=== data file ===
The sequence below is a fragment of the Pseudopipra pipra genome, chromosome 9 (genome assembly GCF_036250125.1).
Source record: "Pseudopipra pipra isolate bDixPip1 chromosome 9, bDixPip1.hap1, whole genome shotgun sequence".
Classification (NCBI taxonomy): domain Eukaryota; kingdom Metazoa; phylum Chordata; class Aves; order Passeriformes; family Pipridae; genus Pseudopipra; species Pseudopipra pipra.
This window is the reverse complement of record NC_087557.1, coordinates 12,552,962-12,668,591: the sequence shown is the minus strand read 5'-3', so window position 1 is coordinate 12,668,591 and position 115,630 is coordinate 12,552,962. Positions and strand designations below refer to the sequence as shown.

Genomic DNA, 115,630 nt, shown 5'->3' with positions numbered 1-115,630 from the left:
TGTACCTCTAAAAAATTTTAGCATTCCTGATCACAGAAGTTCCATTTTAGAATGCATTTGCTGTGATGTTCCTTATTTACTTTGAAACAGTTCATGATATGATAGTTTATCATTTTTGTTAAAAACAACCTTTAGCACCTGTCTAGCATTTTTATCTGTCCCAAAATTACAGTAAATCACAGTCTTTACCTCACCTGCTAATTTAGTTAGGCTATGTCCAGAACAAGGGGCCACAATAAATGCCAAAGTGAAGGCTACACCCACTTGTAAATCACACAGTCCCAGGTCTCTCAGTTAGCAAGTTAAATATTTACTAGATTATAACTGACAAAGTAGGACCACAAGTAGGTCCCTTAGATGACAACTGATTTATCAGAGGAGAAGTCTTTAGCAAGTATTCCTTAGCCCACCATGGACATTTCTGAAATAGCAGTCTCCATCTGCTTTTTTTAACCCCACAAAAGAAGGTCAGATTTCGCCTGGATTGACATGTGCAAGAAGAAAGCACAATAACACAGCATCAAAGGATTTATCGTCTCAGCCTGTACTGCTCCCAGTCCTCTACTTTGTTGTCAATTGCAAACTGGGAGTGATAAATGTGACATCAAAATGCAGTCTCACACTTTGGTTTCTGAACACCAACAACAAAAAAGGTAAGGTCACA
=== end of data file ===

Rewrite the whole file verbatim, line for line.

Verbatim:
The sequence below is a fragment of the Pseudopipra pipra genome, chromosome 9 (genome assembly GCF_036250125.1).
Source record: "Pseudopipra pipra isolate bDixPip1 chromosome 9, bDixPip1.hap1, whole genome shotgun sequence".
Classification (NCBI taxonomy): domain Eukaryota; kingdom Metazoa; phylum Chordata; class Aves; order Passeriformes; family Pipridae; genus Pseudopipra; species Pseudopipra pipra.
This window is the reverse complement of record NC_087557.1, coordinates 12,552,962-12,668,591: the sequence shown is the minus strand read 5'-3', so window position 1 is coordinate 12,668,591 and position 115,630 is coordinate 12,552,962. Positions and strand designations below refer to the sequence as shown.

Genomic DNA, 115,630 nt, shown 5'->3' with positions numbered 1-115,630 from the left:
TGTACCTCTAAAAAATTTTAGCATTCCTGATCACAGAAGTTCCATTTTAGAATGCATTTGCTGTGATGTTCCTTATTTACTTTGAAACAGTTCATGATATGATAGTTTATCATTTTTGTTAAAAACAACCTTTAGCACCTGTCTAGCATTTTTATCTGTCCCAAAATTACAGTAAATCACAGTCTTTACCTCACCTGCTAATTTAGTTAGGCTATGTCCAGAACAAGGGGCCACAATAAATGCCAAAGTGAAGGCTACACCCACTTGTAAATCACACAGTCCCAGGTCTCTCAGTTAGCAAGTTAAATATTTACTAGATTATAACTGACAAAGTAGGACCACAAGTAGGTCCCTTAGATGACAACTGATTTATCAGAGGAGAAGTCTTTAGCAAGTATTCCTTAGCCCACCATGGACATTTCTGAAATAGCAGTCTCCATCTGCTTTTTTTAACCCCACAAAAGAAGGTCAGATTTCGCCTGGATTGACATGTGCAAGAAGAAAGCACAATAACACAGCATCAAAGGATTTATCGTCTCAGCCTGTACTGCTCCCAGTCCTCTACTTTGTTGTCAATTGCAAACTGGGAGTGATAAATGTGACATCAAAATGCAGTCTCACACTTTGGTTTCTGAACACCAACAACAAAAAAGGTAAGGTCACA